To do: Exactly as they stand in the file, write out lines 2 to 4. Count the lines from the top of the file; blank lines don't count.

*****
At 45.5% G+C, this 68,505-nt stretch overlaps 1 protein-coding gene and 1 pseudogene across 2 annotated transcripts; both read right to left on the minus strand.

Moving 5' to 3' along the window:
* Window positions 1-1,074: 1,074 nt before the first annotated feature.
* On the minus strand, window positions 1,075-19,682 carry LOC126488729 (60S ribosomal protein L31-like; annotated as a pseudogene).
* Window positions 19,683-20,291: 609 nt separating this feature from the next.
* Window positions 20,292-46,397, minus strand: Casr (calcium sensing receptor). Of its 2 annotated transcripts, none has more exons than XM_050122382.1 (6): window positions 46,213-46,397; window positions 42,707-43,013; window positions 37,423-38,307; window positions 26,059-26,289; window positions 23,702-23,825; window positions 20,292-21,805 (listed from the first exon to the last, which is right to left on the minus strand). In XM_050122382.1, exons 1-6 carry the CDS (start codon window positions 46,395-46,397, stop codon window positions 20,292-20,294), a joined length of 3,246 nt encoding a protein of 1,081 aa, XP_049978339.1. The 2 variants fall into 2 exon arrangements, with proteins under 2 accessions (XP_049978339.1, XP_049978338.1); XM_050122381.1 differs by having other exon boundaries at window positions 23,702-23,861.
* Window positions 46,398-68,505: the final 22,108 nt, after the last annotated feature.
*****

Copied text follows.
Moving 5' to 3' along the window:
* Window positions 1-1,074: 1,074 nt before the first annotated feature.
* On the minus strand, window positions 1,075-19,682 carry LOC126488729 (60S ribosomal protein L31-like; annotated as a pseudogene).